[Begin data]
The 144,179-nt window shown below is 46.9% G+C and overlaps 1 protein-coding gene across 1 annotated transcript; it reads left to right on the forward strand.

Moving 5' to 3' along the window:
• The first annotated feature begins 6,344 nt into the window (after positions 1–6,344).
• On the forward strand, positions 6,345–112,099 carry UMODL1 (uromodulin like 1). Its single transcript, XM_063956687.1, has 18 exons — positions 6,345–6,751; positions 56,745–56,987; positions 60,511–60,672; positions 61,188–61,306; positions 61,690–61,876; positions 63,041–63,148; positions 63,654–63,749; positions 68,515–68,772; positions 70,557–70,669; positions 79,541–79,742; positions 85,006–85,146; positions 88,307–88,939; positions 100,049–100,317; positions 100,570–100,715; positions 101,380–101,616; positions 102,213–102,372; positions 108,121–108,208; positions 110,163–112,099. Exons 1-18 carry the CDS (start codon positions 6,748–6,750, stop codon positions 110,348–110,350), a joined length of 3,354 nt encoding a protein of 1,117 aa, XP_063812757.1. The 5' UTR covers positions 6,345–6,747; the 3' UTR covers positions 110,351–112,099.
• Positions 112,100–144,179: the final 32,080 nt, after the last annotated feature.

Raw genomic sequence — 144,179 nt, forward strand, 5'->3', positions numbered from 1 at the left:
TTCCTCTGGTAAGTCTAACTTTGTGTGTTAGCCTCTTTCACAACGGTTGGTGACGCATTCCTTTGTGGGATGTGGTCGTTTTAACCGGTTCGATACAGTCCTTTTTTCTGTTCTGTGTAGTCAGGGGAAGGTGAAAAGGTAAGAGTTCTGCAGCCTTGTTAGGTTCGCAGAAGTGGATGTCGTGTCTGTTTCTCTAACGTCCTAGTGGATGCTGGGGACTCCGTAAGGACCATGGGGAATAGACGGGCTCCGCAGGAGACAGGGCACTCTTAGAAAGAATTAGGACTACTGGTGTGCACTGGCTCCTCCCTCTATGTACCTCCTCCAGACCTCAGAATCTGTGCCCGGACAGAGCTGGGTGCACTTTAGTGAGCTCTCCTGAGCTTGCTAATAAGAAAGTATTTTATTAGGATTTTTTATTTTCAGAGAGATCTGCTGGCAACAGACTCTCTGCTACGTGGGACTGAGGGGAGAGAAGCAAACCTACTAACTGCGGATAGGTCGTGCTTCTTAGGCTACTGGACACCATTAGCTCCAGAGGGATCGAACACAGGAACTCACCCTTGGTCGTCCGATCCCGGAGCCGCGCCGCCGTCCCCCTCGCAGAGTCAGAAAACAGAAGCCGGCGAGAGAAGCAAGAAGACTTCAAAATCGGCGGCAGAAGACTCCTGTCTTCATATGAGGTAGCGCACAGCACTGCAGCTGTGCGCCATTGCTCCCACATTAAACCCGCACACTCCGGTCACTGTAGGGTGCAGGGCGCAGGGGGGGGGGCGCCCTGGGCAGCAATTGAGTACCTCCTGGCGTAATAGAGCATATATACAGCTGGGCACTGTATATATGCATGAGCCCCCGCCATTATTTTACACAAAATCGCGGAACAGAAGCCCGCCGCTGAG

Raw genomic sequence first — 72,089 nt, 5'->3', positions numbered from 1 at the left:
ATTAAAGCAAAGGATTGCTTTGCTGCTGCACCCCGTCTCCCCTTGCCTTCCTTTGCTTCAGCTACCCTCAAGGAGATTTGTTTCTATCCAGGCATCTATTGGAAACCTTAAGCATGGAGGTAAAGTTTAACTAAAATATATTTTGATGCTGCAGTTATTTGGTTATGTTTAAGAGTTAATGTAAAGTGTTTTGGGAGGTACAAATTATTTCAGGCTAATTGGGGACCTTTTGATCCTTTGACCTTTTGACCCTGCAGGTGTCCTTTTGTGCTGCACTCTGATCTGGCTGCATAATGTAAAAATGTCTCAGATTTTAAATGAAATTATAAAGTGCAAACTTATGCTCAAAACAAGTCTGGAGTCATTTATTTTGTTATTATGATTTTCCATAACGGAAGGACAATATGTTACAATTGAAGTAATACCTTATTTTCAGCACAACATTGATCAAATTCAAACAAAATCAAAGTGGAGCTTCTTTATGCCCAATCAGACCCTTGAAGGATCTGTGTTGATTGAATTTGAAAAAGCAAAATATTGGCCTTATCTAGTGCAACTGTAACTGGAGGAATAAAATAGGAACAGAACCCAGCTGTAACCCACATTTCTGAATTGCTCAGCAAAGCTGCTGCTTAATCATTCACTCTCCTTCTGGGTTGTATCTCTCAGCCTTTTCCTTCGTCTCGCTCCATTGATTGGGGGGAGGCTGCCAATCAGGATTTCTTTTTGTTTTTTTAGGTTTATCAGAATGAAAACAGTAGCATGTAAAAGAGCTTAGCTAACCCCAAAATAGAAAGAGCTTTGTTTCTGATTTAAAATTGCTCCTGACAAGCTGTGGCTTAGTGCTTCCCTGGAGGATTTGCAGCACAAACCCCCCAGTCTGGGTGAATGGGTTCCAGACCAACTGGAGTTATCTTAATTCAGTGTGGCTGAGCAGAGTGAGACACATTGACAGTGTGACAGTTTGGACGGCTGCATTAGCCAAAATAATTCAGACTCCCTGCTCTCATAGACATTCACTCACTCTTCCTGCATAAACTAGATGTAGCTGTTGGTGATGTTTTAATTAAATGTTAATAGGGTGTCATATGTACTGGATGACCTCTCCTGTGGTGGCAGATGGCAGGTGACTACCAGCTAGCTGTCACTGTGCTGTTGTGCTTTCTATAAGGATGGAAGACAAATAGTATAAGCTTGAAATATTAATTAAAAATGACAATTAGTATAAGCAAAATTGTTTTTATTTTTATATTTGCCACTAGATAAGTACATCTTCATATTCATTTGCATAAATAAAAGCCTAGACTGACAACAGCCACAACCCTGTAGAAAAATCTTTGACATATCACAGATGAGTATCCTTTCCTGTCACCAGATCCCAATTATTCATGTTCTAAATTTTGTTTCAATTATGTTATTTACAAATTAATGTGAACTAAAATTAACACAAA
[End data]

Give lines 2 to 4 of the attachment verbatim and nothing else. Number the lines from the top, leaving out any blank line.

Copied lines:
Moving 5' to 3' along the window:
• The first annotated feature begins 6,344 nt into the window (after positions 1–6,344).
• On the forward strand, positions 6,345–112,099 carry UMODL1 (uromodulin like 1). Its single transcript, XM_063956687.1, has 18 exons — positions 6,345–6,751; positions 56,745–56,987; positions 60,511–60,672; positions 61,188–61,306; positions 61,690–61,876; positions 63,041–63,148; positions 63,654–63,749; positions 68,515–68,772; positions 70,557–70,669; positions 79,541–79,742; positions 85,006–85,146; positions 88,307–88,939; positions 100,049–100,317; positions 100,570–100,715; positions 101,380–101,616; positions 102,213–102,372; positions 108,121–108,208; positions 110,163–112,099. Exons 1-18 carry the CDS (start codon positions 6,748–6,750, stop codon positions 110,348–110,350), a joined length of 3,354 nt encoding a protein of 1,117 aa, XP_063812757.1. The 5' UTR covers positions 6,345–6,747; the 3' UTR covers positions 110,351–112,099.